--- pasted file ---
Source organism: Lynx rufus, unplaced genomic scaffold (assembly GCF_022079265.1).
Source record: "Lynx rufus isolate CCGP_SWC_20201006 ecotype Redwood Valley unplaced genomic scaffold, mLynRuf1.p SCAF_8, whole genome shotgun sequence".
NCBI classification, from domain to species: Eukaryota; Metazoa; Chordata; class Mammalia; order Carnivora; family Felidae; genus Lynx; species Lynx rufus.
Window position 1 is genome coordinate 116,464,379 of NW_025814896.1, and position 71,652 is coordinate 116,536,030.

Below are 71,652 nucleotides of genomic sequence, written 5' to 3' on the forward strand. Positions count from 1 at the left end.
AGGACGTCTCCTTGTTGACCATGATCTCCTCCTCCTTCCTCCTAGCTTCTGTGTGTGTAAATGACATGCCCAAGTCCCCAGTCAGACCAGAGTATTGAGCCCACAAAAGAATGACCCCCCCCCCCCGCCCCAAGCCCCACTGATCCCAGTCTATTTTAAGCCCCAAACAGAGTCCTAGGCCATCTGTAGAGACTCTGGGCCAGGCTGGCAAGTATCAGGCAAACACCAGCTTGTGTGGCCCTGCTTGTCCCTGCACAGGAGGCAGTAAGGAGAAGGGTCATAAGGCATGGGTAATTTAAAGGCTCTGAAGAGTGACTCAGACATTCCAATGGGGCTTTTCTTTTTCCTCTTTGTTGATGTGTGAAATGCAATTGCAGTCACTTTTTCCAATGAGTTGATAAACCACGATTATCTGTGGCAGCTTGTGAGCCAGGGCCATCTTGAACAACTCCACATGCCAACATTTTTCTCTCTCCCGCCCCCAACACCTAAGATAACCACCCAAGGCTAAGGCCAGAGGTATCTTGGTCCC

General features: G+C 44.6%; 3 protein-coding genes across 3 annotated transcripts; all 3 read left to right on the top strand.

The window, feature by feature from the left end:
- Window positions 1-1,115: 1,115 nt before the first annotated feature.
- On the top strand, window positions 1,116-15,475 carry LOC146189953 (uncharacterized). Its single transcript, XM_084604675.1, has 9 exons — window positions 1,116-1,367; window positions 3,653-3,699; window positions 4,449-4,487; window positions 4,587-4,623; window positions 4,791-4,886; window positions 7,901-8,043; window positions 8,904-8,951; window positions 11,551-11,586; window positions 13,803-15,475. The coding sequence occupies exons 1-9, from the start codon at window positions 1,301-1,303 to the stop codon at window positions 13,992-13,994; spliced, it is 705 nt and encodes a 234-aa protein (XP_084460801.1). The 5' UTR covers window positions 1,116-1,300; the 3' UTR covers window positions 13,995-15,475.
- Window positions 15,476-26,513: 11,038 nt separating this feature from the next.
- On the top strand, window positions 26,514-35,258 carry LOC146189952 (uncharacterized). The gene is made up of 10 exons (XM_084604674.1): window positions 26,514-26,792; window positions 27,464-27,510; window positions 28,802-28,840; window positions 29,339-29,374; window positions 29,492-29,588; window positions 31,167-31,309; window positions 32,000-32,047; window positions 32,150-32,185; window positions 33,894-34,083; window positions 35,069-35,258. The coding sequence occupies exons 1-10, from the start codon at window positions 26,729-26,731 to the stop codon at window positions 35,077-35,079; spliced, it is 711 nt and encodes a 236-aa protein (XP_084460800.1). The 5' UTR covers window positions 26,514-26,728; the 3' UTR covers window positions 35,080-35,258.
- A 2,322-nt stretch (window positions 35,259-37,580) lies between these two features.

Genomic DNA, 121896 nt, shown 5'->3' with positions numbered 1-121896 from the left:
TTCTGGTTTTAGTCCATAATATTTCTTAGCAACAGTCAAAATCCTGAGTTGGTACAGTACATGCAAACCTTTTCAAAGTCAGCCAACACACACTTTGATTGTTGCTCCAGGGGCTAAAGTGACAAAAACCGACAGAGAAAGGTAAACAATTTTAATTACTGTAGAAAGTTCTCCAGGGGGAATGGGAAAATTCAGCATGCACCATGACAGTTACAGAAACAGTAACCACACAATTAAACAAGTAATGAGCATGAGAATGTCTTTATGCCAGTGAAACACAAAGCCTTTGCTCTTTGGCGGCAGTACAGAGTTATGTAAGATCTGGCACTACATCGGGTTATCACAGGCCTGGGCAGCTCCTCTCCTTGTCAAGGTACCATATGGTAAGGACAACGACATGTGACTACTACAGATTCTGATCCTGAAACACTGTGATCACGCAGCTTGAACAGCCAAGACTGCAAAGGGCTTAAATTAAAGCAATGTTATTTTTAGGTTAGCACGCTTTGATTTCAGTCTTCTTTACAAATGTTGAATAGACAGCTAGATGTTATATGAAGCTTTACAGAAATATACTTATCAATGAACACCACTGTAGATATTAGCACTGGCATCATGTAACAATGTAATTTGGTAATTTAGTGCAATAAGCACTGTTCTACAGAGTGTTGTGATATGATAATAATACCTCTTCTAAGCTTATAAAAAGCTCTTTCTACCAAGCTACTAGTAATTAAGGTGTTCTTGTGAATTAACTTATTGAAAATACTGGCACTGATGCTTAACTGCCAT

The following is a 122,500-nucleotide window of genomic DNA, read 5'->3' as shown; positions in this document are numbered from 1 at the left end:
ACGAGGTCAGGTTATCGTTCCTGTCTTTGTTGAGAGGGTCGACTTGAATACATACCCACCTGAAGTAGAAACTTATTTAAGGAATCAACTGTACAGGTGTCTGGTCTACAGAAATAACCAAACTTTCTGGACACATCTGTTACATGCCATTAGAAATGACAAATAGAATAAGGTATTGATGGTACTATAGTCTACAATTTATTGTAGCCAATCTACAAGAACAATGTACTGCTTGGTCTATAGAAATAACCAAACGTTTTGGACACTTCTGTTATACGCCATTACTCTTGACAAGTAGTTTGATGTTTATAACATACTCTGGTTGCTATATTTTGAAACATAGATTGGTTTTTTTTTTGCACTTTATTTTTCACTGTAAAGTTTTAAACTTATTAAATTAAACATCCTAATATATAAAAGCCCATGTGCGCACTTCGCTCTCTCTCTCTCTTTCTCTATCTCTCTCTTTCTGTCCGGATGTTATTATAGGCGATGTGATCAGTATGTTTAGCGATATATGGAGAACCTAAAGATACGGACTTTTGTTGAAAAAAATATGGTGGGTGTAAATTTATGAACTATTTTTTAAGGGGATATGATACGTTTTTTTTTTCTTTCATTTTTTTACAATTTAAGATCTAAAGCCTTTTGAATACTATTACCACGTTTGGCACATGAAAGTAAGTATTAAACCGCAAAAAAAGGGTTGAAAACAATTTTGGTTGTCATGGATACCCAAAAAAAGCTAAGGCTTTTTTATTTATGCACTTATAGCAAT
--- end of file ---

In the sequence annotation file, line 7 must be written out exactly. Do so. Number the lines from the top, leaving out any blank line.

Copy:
General features: G+C 44.6%; 3 protein-coding genes across 3 annotated transcripts; all 3 read left to right on the top strand.